The Internet, ‘Iron man’ and the Future?


It’s not facebook, or twitter. This is not about social networking but I can’t stand being offline for extended periods of time. Did I say extended? That would suggest that as long it’s not up to a week, or month, I’m perfectly fine. That’s not true. My problem arises each time I have a thought or question and the internet is not immediately available to provide the facts I need to work -or is think with. Whether it’s news of what the Koreans are up to again, the implications of China’s first aircraft carrier, or the changing tide of the US’ historic war on drugs. Somewhere, somehow, something is always happening that I want to know about and it sure isn’t covered on the radio or television.
Just three days ago (on August 12th)  Elon Musk -The real life inspiration behind Robert Downey Jr’s portrayal of Ironman in the movies – made a spectacular announcement.

If Ironman were real, Musk would be him

The South-African Billionaire Inventor, Entrepreneur, and concurrent CEO (and founder), of both Tesla Motors – a company making massive, revolutionary and indisputably stylish strides in the electric car industry- and Space X which just happens to be the ONLY private company in the WHOLE world to have sent a payload to the International Space Station –anyone remember our missing national satellite? -has finally released details about Hyperloop, his much anticipated and talked about proposal that could transform transport as humanity knows it. And before I forget, yes he was one of the founders of PayPal too.

I’ve read several news articles on the subject but I’ve so far been unable to directly access the inventor’s blog to read the 52-page article elaborately outlying his concept. What I already know is that, the Hyperloop is ideal and cost-effective for cities less than a thousand miles apart, function up to 800mph – for comparison, the fastest train service is in China, and can hit 311mph- it would likely be built above ground and convey less than three dozen passengers at once, in capsules that can be ‘fired’ through tube columns every 30 seconds. It will cost at least $6 Billion, be solar-powered and there is absolutely nothing quite like it right now, not even a prototype.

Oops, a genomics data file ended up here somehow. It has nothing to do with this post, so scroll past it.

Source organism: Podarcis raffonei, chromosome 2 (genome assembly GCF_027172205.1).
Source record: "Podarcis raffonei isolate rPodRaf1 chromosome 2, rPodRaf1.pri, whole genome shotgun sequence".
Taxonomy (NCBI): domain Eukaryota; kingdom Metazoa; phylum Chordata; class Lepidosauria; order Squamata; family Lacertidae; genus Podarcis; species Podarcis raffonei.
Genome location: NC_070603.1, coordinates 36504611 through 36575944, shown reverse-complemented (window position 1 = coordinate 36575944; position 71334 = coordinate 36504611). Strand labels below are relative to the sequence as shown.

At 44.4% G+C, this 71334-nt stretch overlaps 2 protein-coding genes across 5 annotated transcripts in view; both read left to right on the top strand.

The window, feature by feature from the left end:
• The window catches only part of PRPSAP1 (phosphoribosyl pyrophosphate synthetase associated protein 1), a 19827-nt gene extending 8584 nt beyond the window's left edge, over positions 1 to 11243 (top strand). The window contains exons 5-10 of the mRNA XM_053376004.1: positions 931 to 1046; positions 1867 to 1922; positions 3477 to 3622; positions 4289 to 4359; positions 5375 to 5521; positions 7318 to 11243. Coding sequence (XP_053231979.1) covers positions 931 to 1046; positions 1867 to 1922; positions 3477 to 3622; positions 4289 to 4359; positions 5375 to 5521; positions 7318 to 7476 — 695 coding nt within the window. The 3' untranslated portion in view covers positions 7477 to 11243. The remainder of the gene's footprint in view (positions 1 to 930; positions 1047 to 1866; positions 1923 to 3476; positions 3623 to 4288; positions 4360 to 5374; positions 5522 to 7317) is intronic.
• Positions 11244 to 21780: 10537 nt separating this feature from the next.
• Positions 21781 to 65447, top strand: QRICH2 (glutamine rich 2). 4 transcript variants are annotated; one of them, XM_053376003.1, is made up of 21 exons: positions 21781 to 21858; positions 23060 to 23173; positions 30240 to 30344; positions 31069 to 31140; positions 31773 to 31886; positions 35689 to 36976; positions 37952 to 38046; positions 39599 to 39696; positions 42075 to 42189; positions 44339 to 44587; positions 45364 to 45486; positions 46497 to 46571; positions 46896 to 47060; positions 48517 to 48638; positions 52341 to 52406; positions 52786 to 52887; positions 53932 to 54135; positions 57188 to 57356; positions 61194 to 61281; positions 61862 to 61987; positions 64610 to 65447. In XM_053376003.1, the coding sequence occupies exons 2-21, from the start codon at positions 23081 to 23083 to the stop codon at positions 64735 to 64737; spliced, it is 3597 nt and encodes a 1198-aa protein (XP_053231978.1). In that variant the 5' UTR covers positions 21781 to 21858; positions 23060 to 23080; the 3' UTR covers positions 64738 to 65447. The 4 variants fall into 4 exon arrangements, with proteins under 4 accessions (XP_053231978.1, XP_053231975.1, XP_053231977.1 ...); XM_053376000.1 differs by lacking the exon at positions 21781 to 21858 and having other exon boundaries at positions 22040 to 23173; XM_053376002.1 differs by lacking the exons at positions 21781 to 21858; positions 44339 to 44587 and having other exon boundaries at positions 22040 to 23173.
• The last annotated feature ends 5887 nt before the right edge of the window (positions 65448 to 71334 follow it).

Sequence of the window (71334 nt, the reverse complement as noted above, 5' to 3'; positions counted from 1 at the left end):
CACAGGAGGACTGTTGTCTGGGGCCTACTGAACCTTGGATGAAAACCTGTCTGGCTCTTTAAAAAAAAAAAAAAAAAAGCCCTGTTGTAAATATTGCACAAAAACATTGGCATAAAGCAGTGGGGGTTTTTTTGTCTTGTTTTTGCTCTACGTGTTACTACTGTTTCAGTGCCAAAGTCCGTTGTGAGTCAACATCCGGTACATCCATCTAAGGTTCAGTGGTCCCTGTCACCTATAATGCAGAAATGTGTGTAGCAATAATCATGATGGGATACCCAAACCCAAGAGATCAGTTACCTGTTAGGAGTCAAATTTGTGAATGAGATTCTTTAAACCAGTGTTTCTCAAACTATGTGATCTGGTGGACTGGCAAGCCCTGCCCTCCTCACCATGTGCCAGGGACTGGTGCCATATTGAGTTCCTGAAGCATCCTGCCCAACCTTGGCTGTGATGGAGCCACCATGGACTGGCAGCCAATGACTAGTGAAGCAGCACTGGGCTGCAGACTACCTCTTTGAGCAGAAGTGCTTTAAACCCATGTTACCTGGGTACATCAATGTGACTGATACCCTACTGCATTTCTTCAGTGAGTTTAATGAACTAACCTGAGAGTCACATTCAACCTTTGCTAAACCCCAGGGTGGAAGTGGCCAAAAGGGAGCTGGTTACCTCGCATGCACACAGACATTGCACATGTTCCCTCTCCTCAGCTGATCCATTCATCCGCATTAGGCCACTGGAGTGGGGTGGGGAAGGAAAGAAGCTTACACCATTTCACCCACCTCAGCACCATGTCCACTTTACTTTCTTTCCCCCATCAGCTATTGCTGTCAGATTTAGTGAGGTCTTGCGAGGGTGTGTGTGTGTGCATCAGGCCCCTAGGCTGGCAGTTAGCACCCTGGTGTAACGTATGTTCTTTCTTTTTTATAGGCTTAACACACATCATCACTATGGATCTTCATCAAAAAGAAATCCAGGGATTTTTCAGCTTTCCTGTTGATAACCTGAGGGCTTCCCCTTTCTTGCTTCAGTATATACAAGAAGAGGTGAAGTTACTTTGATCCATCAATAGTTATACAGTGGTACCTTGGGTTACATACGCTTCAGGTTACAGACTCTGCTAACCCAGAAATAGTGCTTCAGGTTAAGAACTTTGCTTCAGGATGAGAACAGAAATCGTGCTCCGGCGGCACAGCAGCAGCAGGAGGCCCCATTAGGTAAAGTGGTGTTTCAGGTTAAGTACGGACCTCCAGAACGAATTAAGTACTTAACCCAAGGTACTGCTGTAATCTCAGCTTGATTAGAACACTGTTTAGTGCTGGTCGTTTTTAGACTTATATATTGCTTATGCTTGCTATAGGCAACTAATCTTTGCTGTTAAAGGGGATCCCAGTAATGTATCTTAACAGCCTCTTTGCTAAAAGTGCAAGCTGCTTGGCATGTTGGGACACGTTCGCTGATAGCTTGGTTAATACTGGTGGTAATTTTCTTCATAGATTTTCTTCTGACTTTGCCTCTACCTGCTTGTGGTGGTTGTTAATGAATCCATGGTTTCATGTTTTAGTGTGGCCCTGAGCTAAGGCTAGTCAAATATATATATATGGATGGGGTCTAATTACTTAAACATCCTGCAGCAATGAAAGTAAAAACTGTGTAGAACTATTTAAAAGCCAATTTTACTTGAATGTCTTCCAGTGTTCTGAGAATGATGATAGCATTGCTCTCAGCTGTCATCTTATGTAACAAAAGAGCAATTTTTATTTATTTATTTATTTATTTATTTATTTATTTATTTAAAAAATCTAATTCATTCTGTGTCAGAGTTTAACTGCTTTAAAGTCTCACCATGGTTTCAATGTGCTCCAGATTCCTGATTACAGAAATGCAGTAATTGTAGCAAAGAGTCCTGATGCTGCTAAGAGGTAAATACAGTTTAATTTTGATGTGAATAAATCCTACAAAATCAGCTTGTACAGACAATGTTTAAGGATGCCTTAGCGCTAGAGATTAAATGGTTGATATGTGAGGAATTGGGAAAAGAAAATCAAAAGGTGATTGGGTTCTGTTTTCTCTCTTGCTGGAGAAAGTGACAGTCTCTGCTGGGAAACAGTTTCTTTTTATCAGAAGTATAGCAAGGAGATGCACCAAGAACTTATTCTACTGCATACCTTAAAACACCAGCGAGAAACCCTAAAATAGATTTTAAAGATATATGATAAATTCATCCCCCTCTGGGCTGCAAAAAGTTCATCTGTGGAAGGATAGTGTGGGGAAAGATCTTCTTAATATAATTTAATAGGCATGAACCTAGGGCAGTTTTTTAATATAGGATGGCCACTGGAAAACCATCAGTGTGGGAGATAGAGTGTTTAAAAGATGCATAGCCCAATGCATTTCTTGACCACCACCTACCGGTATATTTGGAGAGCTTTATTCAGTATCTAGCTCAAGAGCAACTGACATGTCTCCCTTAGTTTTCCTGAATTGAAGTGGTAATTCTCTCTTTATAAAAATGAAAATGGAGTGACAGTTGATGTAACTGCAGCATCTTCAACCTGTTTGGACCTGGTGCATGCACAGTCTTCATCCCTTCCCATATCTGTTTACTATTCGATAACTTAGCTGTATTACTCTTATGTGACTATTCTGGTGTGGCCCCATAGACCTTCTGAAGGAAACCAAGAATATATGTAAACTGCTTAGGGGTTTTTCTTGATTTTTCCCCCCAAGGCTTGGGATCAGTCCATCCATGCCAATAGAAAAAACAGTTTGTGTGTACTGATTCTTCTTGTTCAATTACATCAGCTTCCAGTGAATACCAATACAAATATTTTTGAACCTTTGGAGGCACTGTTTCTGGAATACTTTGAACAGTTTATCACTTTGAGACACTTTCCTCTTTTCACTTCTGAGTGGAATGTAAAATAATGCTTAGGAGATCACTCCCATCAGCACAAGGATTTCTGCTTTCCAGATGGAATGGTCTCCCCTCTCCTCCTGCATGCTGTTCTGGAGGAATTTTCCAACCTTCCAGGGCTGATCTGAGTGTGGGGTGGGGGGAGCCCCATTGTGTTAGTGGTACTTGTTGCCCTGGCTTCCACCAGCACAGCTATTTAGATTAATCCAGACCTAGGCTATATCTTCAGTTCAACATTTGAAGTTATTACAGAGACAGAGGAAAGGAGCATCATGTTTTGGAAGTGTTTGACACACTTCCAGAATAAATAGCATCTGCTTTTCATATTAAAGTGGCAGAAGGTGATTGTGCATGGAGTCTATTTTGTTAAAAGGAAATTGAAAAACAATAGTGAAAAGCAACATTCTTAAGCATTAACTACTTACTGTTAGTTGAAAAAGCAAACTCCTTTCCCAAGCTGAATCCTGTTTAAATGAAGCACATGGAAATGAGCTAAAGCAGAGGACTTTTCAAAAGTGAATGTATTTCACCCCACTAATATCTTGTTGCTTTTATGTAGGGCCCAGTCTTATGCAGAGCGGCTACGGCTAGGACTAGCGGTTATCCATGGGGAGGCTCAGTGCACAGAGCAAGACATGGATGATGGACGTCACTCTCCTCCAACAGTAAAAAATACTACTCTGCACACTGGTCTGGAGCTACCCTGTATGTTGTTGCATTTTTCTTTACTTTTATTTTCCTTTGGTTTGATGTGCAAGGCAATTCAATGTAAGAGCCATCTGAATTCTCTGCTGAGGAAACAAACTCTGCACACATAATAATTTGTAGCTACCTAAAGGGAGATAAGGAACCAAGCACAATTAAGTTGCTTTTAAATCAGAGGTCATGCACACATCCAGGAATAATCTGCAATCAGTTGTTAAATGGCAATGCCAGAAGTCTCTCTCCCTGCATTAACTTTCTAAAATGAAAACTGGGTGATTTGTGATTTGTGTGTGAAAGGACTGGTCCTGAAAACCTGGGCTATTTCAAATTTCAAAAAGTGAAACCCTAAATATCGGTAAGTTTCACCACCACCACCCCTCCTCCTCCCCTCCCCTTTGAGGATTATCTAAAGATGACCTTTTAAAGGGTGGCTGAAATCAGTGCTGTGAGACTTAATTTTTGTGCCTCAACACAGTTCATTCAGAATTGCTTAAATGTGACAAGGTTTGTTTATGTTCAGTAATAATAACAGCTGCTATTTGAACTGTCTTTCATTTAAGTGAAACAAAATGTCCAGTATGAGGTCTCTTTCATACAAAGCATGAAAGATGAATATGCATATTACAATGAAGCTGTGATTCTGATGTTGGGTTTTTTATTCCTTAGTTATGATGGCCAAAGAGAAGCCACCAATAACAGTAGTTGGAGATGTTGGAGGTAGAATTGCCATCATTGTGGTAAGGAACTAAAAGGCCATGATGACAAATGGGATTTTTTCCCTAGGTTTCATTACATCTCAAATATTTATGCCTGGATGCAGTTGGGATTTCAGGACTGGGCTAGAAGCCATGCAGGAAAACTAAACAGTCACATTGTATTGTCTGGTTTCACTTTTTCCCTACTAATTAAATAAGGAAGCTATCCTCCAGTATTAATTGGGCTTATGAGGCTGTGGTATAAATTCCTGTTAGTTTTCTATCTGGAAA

What I don’t know however, is how much the Lagos State Government and the Federal Government -perhaps in conjunction with the Nigerian Railway Commission- have each committed, or budgeted for the overhaul of our decrepit railways and, the number of miles between Nigeria’s major cities. Depending on how much they’ve allocated, and the distance, I should be able to tell whether Elon Musk’s Hyperloop could be feasible in Nigeria. No, I’m not high I know we are technologically a backwater (translation :jungle) country, but we can easily afford six billion, or given as this is Nigeria, let’s say it’ll cost at least ten, billion. It’d take a quite a number of years from hopefully successful prototyping as the proposal inevitably evolves to delivery but surely we can pioneer something revolutionary. Be number one in the world for…once? Now do you see why I need the internet ASAP?

What the Hyperloop could look like
Welcome…to the future?

P.S : If you haven’t seen a Tesla Model S – the car that NEPA won’t let me buy *sighs*-  well you NEED to.

UPDATE (24th August 2013): I see the failings in this article myself. If any of the ideas in this post isn’t clear to you, please leave a comment and I will either explain, or rewrite it from scratch. Thanks.


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Tolu O

intends to learn to write someday, is inquisitive, maverick, and a playful lover- of music and words.

2 thoughts on “The Internet, ‘Iron man’ and the Future?”

  1. Quite an intresting read tolu,hope to see more of contribution to this brillant writeup is this,sure we know how well southafricans are doing in terms of infrastructure and technology,let’s not forget that they own a large share in Nigerians telecommunications and cable network,this is largely due to the fact that they are forward thinkers.Nigeria could get to their level no doubt,but corruption needs to stop which is what south Africa has been able to curtail

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